The Italian petrochemical group Versalis is working on the conversion of two European sites. It has decided to develop itself, particularly in the biobased materials.
Versalis, the chemical department of the Italian petrochem giant Eni, and Elevance Renewable Sciences, a US-based producer of specialty products based on natural oils, will enter into a strategic partnership. The two organisations have the ambition to develop and on an industrial scale a new metathesis technology to produce chemical products based on vegetable oils. Moreover, at the Porto Marghera site in Italy they will study the feasibility of producing green ethylene from renewable oil by metathesis, benefiting from the infrastructure already present there.
Eni launched their biobased crusade in 2011, when they announced the creation of joint venture Matrica, together with compatriot Novamont, market leader in biodegradable plastics. Together they invested € 500 million to turn the petrochemical facility in Porto Torres on Sardinia into a biorefinery (which was opened last month, translator’s note). More recently the Versalis Porto Marghera site was selected to house a production facility for bio-butadiene in partnership with Genomatica. In this project, also in collaboration with Elevance, €200 million has been invested, the same amount that has gone towards the modernisation of the steam cracking plant for ethylene, where production will be halted for six months. High energy costs undermine the competitiveness of the European petrochemical sector. Hence the ambition of Versalis to convert her existing European plants into a biorefinery, and produce both more specialty products, as well as the biobased products for which the Italian chemists expect demand to rise.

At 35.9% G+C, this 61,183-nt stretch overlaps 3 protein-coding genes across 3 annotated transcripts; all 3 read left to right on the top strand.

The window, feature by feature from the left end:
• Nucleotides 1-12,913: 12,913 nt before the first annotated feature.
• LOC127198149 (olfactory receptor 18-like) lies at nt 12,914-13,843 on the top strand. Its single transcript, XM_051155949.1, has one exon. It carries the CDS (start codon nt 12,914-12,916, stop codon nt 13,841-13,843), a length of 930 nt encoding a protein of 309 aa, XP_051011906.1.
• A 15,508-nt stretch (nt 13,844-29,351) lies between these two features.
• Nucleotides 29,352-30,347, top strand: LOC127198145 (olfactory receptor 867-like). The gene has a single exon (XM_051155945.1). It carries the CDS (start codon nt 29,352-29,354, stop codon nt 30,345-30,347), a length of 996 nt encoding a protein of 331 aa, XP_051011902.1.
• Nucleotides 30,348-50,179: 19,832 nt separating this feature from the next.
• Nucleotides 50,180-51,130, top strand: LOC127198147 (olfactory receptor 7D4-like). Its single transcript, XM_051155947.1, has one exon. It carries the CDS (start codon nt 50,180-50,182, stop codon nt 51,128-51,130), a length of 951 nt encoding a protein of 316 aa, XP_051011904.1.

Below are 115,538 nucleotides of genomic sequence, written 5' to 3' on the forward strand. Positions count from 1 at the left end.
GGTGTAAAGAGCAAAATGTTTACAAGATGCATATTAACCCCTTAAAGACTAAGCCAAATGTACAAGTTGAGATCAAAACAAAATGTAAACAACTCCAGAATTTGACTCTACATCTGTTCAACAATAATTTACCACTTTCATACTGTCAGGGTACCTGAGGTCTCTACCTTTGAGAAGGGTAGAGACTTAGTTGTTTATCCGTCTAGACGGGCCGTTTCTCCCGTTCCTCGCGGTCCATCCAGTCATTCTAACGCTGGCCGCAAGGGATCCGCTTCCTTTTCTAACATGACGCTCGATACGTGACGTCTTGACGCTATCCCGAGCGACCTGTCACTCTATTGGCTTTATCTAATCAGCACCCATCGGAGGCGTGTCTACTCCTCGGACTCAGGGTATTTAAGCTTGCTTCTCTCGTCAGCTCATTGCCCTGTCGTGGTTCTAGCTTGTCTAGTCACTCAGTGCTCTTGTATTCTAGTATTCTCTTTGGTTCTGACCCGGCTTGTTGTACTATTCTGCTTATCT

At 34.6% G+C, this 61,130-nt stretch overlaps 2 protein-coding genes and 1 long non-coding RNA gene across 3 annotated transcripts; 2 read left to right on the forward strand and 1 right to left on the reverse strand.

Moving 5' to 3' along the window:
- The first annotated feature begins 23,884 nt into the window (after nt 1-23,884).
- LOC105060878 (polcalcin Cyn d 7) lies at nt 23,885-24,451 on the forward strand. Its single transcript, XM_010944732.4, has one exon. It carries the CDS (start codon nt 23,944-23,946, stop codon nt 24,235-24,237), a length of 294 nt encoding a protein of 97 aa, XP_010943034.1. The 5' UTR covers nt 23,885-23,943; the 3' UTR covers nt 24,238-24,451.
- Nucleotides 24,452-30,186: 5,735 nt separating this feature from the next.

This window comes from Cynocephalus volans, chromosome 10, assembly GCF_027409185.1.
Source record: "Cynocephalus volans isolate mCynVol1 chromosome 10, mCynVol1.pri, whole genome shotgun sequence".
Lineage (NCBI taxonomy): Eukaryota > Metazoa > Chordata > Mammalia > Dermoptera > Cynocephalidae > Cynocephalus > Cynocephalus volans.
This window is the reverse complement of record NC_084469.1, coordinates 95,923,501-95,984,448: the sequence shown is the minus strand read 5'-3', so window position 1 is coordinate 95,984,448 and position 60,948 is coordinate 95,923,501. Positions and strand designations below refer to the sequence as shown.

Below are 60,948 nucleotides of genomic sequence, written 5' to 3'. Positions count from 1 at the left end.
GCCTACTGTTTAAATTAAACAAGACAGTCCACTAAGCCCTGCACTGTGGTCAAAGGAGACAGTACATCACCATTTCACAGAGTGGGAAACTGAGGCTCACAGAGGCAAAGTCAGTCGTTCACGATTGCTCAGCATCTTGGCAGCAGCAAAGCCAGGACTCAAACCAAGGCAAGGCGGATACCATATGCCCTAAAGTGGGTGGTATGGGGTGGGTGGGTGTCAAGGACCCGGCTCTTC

Biorefinery for biobased ethylene?
The Versalis and Elevance collaboration is not just aimed at the production of biobased ethylene, but also and above all on the development of new catalysts, leaning on significant progress made by Elevance. The latter can already count among her accomplishments a functioning biorefinery with its catalyst technology in Gresik, Indonesia, using palm oil as the feedstock. A second biorefinery will start in 2016 at Natchez in Mississippi. This unit will produce C9 and C10+ alkenes based on canola and soy. Bio-ethylene production however is a new development, and at the moment only the Brasilian company Braskem produces green ethylene from sugar cane. ‘The biobased chemical sector is at the heart of this new industrial and commercial approach of Versalis. The agreement with Elevance will reinforce our capacity to progress in green innovation and boost the transformation of one of our petrochemical sites into a more sustainable and competitive facility at the long term, while creating synergies between renewable resources and the petrochemical industry’, says Daniele Ferrari, CEO of Versalis.
Originally published in Formule Verte.
Translation: Maarten van Schie.